Art and Activism
Can art effect social change?
How may we use the history of radical and avant-garde art to inform present-day movements and models of artistic and creative activism?
Explore the modern and contemporary history of political art on the local, national, and global scales. Consider questions of creativity and social efficacy, as well as the role of institutions and the public. Discover the nature and radicality of different media – including mural painting, TV, sound, performance, and the Internet.
You can expect to:
- Think critically about the forms and functions of art — how does art work? what can it do?
- Study and debate the history of activist and political art.
- Work in teams to plan and implement your own form of artistic activism.
ARTH260: Art and Activism. You will discover the modern history of political art and creative activism, from the time of the Russian and Mexican Revolutions through the rise of Feminism, the Vietnam War, and Black Lives Matter. (3 credit course, fulfills General Education requirements of I-Series and Humanities).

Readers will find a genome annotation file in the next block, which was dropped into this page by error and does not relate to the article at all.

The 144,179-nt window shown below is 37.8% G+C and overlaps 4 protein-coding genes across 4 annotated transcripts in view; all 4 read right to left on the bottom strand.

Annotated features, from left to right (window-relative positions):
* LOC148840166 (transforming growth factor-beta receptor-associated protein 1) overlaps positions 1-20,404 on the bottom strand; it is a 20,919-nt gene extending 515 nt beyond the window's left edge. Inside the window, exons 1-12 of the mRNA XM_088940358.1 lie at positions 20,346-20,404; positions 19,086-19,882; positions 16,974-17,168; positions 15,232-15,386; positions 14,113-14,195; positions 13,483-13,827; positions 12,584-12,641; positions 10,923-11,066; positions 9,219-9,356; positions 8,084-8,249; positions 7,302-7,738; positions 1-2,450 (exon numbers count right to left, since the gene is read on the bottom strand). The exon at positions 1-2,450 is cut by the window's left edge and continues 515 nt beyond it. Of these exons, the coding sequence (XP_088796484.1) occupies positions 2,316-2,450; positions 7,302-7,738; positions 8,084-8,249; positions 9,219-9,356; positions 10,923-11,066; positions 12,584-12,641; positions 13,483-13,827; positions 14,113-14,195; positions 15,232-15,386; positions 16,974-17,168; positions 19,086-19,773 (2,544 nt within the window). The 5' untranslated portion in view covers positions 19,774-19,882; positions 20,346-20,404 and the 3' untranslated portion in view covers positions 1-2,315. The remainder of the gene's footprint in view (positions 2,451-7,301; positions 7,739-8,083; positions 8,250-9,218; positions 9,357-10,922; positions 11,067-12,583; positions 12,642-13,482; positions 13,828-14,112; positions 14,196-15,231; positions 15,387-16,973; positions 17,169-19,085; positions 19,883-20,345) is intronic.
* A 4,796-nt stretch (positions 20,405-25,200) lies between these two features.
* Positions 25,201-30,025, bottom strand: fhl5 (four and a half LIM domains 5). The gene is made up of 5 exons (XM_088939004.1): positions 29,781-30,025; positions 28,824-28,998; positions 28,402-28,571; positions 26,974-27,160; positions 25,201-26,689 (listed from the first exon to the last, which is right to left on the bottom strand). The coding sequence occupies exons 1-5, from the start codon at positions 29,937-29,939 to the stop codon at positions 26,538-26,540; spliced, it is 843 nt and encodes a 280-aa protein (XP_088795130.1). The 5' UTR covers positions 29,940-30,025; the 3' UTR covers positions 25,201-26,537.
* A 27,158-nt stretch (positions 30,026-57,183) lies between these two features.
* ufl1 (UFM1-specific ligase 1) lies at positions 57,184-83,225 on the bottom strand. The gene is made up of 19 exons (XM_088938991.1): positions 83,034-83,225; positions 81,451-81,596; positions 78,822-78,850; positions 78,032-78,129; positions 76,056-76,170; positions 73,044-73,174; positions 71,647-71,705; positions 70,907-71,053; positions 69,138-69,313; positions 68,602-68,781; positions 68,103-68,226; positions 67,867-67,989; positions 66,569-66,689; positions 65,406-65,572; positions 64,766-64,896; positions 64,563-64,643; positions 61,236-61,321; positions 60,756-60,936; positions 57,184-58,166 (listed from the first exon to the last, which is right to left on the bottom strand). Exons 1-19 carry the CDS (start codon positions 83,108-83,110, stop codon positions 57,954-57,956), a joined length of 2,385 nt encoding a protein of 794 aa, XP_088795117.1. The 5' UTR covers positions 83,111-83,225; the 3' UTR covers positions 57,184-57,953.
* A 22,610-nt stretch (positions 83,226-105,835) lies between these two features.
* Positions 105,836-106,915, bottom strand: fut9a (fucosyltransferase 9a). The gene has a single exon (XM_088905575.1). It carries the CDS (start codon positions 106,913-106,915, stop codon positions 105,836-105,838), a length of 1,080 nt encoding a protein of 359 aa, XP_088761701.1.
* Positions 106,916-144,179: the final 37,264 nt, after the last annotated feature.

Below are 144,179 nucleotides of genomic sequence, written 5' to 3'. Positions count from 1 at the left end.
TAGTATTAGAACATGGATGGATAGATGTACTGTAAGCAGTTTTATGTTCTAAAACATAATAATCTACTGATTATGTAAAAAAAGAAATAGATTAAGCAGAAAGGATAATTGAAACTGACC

View the Fall 2018 draft syllabus for ARTH260.
Abigail McEwen, associate professor of Latin American art history, leads the Art and Activism community. Professor McEwen has taught at College Park since 2010 and is a faculty affiliate of the Latin American Studies Center.
Professor McEwen studies the history of modern and contemporary Latin American art, specifically the arts of Cuba and Puerto Rico. Her first book, Revolutionary Horizons: Art and Polemics in 1950s Cuba (Yale University Press, 2016), examines the politicization of abstract art by Havana’s avant-garde. Past and ongoing projects consider the work of Afro-Cuban sculptor Agustín Cárdenas and Puerto Rican painters Olga Albizu and Myrna Báez. She has collaborated on numerous exhibitions, including Streams of Being (Art Gallery and Art Museum of the Americas) and Concrete Cuba (David Zwirner).